Rush Limbaugh 'Slut' Apology Fails? 7 Advertisers Desert Radio Host

Limbaugh Called Law Student Sanda Fluke a 'Slut'

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  • Rush Limbaugh speaks
    Reuters/Micah Walter
    Rush Limbaugh speaks at a forum hosted by The Heritage Foundation in Washington, June 23, 2006.
By Daniel Distant, Christian Post Reporter
March 5, 2012|8:41 am

Rush Limbaugh's apology to Georgetown University law student Sandra Fluke for his incendiary commentary may not have quelled public outrage. Limbaugh called Fluke a "slut" on his radio show for her beliefs about contraception.

Limbaugh's apology was made in the form of a short statement on his website, RushLimbaugh.com. In the statement, the conservative host said his rhetoric was not meant as "a personal attack on Ms. Fluke," but as a way to "[illustrate] the absurd with absurdity."

"For over 20 years, I have illustrated the absurd with absurdity … In this instance, I chose the wrong words in my analogy of the situation. I did not mean a personal attack on Ms. Fluke," read the website.

For many, Limbaugh's apology comes as too little, too late. Before the apology was issued Saturday, Limbaugh castigated Fluke for three straight days, calling her a "slut," a "prostitute," and a "feminazi." The resulting firestorm caused advertisers to distance themselves from the outspoken host as quickly as possible.

Seven advertisers stopped airing their commercials during the show; online backup company Carbonite was quick to pull their ads from the highly-rated talk show, and issued a statement explaining their stance.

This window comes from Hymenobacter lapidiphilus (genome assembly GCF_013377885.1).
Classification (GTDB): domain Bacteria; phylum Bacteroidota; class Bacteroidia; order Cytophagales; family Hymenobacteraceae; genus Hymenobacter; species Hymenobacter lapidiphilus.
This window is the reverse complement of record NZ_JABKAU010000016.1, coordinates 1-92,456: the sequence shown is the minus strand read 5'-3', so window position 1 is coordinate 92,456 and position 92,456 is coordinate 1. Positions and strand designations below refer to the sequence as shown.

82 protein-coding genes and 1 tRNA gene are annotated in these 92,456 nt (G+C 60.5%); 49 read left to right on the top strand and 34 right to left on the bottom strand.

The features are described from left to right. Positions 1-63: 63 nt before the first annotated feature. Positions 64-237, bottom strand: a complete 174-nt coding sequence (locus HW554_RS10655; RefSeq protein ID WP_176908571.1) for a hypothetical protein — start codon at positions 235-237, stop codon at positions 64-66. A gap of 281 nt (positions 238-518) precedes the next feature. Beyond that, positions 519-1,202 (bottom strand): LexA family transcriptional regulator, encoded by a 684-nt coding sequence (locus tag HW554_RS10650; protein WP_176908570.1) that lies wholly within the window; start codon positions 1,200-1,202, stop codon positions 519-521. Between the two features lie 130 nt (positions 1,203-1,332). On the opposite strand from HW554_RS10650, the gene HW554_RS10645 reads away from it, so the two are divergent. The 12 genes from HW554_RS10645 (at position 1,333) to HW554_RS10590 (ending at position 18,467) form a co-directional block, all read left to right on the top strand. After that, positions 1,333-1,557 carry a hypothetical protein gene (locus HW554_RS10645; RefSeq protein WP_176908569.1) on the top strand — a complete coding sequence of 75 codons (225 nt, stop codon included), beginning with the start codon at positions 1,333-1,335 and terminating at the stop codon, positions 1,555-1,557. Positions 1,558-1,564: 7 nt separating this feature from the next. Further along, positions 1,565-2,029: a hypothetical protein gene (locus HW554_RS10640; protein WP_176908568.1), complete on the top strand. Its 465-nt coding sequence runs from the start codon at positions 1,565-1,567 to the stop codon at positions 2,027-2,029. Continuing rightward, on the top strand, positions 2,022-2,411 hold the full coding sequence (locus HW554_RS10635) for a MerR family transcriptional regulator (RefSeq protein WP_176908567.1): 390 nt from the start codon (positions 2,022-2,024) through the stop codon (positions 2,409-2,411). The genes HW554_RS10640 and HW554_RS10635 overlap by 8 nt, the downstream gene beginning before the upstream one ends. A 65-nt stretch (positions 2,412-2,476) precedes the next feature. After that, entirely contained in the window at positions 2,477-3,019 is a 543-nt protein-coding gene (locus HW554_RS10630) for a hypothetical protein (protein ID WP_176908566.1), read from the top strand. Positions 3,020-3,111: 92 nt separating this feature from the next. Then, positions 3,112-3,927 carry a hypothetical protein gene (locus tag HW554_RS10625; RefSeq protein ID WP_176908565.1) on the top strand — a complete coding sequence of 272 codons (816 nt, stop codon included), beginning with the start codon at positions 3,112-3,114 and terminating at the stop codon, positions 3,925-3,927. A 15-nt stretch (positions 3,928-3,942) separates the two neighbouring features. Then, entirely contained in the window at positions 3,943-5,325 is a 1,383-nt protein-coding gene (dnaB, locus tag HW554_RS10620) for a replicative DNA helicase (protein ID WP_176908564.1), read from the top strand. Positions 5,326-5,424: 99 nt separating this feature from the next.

"No one with daughters the age of Sandra Fluke, and I have two, could possible abide the insult and abuse heaped upon this courageous and well-intentioned young lady," wrote Carbonite CEO David Friend. "Even though Mr. Limbaugh has now issued an apology, we have nonetheless decided to withdraw our advertising from his show."

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The reason for Carbonite and other advertisers' desertion of Limbaugh could be the apology itself. While seemingly repentant for his words, the self proclaimed "Doctor of Democracy" still called Fluke's actions- she testified before Congress about women's health issues- "absurd."

"I think it's absolutely absurd that during these very serious political times, we are discussing personal sexual recreational activities before members of Congress," Limbaugh's apology read. "It is not our business whatsoever to know what is going on in anyone's bedroom."

Politicians- perhaps most notably Republican presidential candidates- distanced themselves from Limbaugh, whose belligerent tirade could damage their image in the Super Tuesday contests.

"I don't think he's very apologetic," Ron Paul told CBS's "Face the Nation." "He's doing it because some people were taking their advertisements off his program."

"He's being absurd!" Rick Santorum told reporters while campaigning. Mitt Romney agreed, saying, "It's not the language I would have used."

Sandra Fluke, whom the President personally called to congratulate for advocating women's health issues, said that she would not be silenced by Limbaugh's comments.

"It's an attempt to silence women," she told CBS News. "If we're called these names, then we'll go away … I think women have proven these folks wrong."

 

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